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The Missing Link to Good Gut Health (Hint: It's Not Probiotics!)

The Missing Link to Good Gut Health
(Hint: It’s Not Probiotics!)

by Carin Gorrell | Posted March 16th, 2018

Dealing with occasional digestive issues seems to be par for the human course. As many as 30% of us experience bloat, for instance, and it’s perfectly normal to pass gas 10-20 times a day.

But if gas, bloat, and other symptoms of indigestion seem to strike and linger after every meal, you might be falling short on a key component of the digestive process: Enzymes—the complex proteins that help us access the vital nutrients in food, says Dr. Bill Rawls, Medical Director of Vital Plan.

“Our bodies can’t absorb food, so we rely on enzymes to help break down food into smaller particles so the nutrients are easier to access,” explains Dr. Rawls. While we get some enzymes from our diet, we manufacture the majority of them—primarily in the pancreas, as well as the mouth, stomach, and small intestine. There are three types, and each one helps us break down a different set of nutrients:

  • Proteolytic enzymes. These go by several names, including proteases, peptidases, and proteinases. Whatever you call them, they all do the same thing: Break the peptide bonds in dietary proteins so amino acids can be absorbed and used in the body to build muscle, skin, and hormones, and assist in just about every function in the body.
  • Amylase enzymes. Amylases convert carbohydrates such as sugar and starch into usable energy. Our bodies produce some amylase and release it in saliva, where it initiates the digestive process. Amylase is also produced in the pancreas and released in the small intestine, to continue the work of digestion.
  • Lipase enzymes. Found mostly in the gastrointestinal system (but also in the blood and fat tissues throughout the body), lipases break down lipids, or fats and oils, and promote heart health.

Though each of the three enzyme types have a different function, they’re not mutually exclusive: When you’re short on one, you’re generally short on all of them.

How can you know for sure, and what’s to blame? Keep reading to find out, plus discover what you can do if you want to restock your digestive enzyme stores.

How to Know if You’re Low

The telltale signs of low digestive enzyme levels are hard to miss — and relatively common, says Dr. Rawls. Consider this list:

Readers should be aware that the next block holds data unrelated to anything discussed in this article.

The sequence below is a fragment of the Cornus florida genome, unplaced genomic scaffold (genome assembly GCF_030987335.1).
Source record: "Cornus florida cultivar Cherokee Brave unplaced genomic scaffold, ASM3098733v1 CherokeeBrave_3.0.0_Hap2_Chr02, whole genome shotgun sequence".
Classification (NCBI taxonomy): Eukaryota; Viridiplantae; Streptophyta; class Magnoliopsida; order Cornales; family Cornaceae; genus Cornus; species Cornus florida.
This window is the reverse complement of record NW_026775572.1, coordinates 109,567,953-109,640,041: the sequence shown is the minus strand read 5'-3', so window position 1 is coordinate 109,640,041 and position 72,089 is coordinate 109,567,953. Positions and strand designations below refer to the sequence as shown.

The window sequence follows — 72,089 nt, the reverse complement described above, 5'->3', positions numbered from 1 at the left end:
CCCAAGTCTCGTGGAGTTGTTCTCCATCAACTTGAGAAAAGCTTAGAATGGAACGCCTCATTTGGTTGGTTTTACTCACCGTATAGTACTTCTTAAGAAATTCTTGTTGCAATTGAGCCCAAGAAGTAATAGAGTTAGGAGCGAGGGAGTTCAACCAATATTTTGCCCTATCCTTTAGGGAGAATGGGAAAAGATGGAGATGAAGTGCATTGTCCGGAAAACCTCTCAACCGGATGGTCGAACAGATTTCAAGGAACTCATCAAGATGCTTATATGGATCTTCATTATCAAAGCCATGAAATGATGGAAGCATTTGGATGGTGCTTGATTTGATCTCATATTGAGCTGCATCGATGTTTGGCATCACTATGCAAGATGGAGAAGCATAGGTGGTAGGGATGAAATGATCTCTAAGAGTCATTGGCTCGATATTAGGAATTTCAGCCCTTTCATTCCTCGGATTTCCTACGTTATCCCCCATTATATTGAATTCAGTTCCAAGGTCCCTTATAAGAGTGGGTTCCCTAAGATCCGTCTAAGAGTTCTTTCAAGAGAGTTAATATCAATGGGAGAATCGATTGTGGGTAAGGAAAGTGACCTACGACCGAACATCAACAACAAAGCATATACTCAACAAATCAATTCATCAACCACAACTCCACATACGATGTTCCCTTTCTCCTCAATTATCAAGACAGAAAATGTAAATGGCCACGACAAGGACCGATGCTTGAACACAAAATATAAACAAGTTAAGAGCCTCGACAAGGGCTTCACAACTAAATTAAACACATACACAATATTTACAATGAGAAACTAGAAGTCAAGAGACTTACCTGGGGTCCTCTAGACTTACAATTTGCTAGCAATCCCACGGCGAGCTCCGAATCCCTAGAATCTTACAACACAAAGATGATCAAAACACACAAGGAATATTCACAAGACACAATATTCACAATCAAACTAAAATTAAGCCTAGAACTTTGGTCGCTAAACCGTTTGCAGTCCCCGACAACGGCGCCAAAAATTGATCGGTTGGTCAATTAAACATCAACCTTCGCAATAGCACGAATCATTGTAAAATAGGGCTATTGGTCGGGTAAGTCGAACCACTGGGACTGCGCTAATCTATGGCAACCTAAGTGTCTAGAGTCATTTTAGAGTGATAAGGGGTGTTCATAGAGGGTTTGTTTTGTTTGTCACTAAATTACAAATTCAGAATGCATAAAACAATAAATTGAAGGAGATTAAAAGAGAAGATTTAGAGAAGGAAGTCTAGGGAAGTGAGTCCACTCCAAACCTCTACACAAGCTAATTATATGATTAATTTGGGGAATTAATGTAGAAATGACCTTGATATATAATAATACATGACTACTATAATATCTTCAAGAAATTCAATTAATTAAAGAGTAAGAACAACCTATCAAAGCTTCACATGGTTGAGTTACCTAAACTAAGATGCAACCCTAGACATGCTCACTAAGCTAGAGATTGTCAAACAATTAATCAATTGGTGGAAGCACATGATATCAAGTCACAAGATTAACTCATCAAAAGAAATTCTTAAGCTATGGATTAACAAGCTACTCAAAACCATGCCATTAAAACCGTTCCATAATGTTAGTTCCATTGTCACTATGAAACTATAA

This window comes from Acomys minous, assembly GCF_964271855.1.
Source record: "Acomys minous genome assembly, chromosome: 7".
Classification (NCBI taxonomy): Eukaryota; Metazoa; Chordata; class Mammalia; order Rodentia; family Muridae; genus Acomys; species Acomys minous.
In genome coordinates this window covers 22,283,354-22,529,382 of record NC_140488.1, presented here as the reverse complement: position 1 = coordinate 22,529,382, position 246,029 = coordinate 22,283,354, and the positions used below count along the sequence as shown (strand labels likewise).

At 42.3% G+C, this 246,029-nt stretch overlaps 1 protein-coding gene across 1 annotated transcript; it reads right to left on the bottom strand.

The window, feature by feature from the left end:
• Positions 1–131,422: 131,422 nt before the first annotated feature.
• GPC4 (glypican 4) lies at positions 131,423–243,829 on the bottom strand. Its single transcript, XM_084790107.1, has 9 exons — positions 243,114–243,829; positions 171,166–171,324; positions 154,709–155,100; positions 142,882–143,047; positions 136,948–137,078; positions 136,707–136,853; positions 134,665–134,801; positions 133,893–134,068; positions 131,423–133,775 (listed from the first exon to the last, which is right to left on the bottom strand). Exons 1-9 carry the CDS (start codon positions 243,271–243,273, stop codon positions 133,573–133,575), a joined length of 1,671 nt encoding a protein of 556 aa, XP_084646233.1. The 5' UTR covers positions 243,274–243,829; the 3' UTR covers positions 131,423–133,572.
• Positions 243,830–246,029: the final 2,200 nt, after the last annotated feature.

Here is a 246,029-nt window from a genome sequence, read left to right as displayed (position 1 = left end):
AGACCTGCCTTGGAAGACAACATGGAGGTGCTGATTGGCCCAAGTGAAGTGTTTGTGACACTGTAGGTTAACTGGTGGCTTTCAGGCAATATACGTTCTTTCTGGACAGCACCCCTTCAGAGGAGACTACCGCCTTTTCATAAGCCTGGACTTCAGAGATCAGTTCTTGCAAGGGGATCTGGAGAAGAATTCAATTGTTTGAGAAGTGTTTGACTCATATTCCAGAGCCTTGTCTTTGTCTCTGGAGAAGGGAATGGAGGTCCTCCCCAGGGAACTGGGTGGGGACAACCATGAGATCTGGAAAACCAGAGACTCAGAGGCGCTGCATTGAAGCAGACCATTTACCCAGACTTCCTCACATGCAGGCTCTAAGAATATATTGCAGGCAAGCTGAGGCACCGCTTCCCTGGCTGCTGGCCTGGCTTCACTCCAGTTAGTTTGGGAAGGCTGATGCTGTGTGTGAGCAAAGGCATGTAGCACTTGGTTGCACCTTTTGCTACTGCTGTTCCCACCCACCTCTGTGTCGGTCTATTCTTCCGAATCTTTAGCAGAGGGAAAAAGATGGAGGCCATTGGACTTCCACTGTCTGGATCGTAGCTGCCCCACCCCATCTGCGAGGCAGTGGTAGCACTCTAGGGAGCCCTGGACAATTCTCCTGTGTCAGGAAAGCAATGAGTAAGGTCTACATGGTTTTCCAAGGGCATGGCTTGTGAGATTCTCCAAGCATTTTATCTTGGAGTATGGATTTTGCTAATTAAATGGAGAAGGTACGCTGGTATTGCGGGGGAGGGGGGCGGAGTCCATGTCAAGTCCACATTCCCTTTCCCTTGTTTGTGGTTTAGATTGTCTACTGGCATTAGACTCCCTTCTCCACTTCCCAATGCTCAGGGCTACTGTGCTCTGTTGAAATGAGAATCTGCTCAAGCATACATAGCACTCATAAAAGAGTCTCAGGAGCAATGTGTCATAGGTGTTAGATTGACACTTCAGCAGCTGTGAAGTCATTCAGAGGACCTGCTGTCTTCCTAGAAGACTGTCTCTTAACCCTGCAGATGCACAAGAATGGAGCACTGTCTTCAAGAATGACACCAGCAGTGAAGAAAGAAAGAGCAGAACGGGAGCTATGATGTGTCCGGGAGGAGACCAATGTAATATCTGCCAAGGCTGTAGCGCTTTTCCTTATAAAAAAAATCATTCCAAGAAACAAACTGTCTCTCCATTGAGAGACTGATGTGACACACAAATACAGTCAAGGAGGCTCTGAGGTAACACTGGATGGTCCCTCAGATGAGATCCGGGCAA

• Significant gas and bloating after nearly every meal
  • Food sitting heavy like a rock in your stomach
  • Fullness after eating very little
  • Undigested food in your stools
  • Consistently floating stools
  • Oily stools

If you experience any or all of the above, there’s a good chance your gut enzyme levels are falling short, says Dr. Rawls. Still not sure? There are a number of tests such as methane breath testing or stool analysis that can measure your digestive enzyme levels — but they’re expensive and typically unnecessary, says Dr. Rawls.

“In this case, your habits are usually the biggest contributor to your discomfort,” he explains. “Figure out what those disruptive habits are, correct those things, and you’ll likely go a long way to feeling better in a short period of time. Then, if you still have GI problems, talk to your doctor about other options.”

Fortunately, most enzyme-reducing habits are relatively simple to address. Get to know four of the most common ones, plus the simple steps you can take to support complete digestion and feel like yourself again.

4 Enzyme-Lowering Habits—and How to Reverse Them

Aging is one factor in the reduction of digestive enzyme levels, and while that’s not a “habit” we can change, research suggests that age-related decreases alone might not be enough to impact digestion. Which means if we address the enzyme-disrupting behaviors below that we do have control over, aging becomes a non-issue.

1. We inhale our food.

Okay, not literally. But we don’t chew our food much at all, in part because we’re often eating on the run, and also because modern food is so much softer than the roots, tubers, and leaves humankind used to subsist on.

“A bowl of pasta, breakfast cereal, rice — you don’t need to chew it at all, it just goes down,” says Dr. Rawls. “That’s a problem, because the chewing process is part of our inherent biological signal for digestion.”

The physical act of chewing tells the body to start producing enzymes and stomach acids. So the less time food spends in your mouth, the less time your gut has to churn out those digestive juices. Plus, carbohydrate digestion starts in the mouth, where amylase enzymes are released and start breaking carbs down into glucose molecules. The less chewing you do, the less amylase is produced — and the bigger the pieces of high-carb food that land in your gut.